By: Tom Leveen
Release Date: August 18th, 2015
Publisher: Simon Pulse
When I want a thriller book I can be pretty picky. To that end picking up Schackled by Tom Leveen was a great decision. A distressed main character, a driving force behind all of the character’s actions and an intriguing plot had me hooked quickly and I must say that this was the perfect, quick, thriller I had hoped it would be.
Pelly, the main character, is most importantly, strongly written. It’s easy when reading about a character that has had a difficult past and suffers from mental illnesses to be lost in their past and illness. While it does affect Pelly quite severely the book is still readable from her POV.
While I know some people aren’t fans of teen thriller novels then I suggest you don’t read them. If this is your wheelhouse you should give this book a go. The pace is on point and it’s easy to get that instant gratification from a solid, fast read. From the moment you meet Pelly until the end of the book your mind is with these characters.
On a personal note I relate to Pelly (not because I witnessed the kidnapping of a best friend) but because a friend of mine is considered missing and there is not a single day that goes by without thinking of him. It is this part of my mind that sometimes determines my actions just as it does to Pelly. She is driven by anxiety and thoughts of her missing friend Tara. It is this that drives her to so ferociously persue the man in the coffee shop and his “daughter” after the young girl mouths “help me.” I myself am guilty of grabbing complete strangers and spinning them around to look at me when I see people that resemble my friend. Maybe it is this factor that affected my opinion of the book but regardless I was able to relate to Pelly on her emotions and it drew me further into the book.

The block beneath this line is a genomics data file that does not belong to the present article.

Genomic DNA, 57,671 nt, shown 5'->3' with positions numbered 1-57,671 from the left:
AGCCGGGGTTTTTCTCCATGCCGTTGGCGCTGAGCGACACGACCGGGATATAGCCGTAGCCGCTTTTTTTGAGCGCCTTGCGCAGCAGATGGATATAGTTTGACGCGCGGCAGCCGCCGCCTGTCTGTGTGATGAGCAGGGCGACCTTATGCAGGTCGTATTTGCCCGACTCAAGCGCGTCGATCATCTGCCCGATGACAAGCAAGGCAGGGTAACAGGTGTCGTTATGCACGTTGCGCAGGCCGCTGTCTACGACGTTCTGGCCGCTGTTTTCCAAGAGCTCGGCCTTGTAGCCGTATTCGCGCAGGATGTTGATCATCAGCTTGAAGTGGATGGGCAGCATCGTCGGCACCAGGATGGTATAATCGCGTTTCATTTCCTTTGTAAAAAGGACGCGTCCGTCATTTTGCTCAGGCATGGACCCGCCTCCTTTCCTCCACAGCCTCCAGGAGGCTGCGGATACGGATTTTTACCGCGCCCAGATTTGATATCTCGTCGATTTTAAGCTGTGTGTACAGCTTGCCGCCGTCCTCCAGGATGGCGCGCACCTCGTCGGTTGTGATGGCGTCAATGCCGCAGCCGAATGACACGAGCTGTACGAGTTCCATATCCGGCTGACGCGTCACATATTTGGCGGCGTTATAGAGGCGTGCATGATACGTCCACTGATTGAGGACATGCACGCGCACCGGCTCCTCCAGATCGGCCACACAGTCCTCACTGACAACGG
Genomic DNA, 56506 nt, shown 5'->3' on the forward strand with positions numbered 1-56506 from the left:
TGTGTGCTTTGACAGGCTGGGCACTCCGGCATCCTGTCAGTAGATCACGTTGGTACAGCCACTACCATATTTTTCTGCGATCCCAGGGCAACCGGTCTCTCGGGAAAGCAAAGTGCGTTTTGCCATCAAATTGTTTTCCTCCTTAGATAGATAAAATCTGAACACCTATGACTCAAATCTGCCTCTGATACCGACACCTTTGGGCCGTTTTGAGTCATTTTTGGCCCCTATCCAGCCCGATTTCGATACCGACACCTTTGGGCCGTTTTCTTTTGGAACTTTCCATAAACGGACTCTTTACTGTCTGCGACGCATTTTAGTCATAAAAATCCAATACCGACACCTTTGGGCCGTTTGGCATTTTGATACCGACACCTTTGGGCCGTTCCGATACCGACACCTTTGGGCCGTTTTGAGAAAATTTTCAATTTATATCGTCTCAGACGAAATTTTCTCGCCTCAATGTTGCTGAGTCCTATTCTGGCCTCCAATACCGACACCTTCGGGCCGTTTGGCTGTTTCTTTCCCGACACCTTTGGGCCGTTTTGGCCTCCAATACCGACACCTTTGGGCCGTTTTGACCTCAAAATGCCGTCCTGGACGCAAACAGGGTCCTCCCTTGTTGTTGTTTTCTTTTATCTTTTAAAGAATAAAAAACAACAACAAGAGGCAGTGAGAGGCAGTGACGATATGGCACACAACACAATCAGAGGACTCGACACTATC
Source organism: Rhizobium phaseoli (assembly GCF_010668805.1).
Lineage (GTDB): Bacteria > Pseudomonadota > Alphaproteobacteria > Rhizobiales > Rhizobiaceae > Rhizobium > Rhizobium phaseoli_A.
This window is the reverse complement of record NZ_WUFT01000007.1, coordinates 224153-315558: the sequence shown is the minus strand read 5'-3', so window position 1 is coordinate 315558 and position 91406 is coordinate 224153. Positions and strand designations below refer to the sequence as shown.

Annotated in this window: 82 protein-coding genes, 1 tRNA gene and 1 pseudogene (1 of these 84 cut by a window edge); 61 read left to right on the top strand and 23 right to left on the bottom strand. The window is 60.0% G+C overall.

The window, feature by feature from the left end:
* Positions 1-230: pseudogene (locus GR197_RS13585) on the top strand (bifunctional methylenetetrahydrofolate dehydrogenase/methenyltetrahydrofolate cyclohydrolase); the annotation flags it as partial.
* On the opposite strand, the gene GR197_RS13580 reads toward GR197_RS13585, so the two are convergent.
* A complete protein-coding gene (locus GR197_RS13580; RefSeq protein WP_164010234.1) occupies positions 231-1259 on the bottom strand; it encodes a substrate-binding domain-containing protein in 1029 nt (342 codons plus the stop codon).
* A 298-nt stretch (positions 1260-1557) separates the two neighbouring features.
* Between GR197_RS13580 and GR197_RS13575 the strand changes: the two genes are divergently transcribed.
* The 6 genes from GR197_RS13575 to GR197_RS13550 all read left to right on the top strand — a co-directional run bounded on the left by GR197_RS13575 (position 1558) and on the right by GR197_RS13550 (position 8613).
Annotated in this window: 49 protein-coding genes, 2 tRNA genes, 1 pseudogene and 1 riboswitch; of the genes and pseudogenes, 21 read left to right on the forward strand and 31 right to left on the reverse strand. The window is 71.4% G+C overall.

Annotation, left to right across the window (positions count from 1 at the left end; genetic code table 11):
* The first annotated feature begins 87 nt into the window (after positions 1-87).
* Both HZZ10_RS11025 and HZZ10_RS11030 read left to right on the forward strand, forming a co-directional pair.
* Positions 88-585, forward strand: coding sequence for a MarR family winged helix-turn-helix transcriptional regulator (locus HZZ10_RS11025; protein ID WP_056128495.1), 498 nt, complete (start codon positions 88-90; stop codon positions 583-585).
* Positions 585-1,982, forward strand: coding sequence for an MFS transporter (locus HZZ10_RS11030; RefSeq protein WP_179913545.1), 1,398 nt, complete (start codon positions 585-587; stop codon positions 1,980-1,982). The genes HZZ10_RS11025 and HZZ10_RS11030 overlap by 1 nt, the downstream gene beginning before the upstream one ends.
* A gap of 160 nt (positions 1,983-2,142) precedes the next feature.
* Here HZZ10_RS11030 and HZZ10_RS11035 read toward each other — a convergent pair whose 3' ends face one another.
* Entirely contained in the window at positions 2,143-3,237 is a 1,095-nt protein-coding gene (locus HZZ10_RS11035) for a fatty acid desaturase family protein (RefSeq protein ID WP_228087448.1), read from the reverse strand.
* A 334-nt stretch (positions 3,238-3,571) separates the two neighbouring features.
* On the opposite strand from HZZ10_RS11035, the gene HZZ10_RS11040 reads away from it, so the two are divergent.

Another great thing about this book is the tagline on the cover. “The truth doesn’t always set you free.” Whether that applies to the characters within the book, your own life or as a philosophical point of discussion it helped draw me to this book.
Pelly’s inner thought process is similar to everyday life for many people. Her sarcastic, self-deprecating thoughts are true to characterization and are part of what being a teenager is. The fact that Leveen has so adequately added this in, without every word in his novel dripping with annoying teenage angst, is cause to applaud him as a writer.
Another bonus is that, while there is a hint of romance in this novel, it doesn’t take over or replace the focus of the novel. In fact, the character of David serves as a supporting role. He isn’t some big, superhero type. Despite his bravery he is not perfect, nor does Pelly see him that way which I loved because, honestly, the fact that he isn’t perfect is probably why she liked him to begin with. I know that what would have drawn me to him. (Adorable, awkward and willing to go with a crazy theory of mine into certain danger? That’s a good boyfriend to have at any age.)
One of the few problematic moments was later on when the older couple, rather than logically calling parents, just took the kids to their house. 1. In what world do people do that in? 2. In what world would kids WILLINGLY do that? I mean, yes circumstances are a bit odd in this book but seriously…this just didn’t fit.
In summary, if you want something good, quick with a hint of suspense…go for it.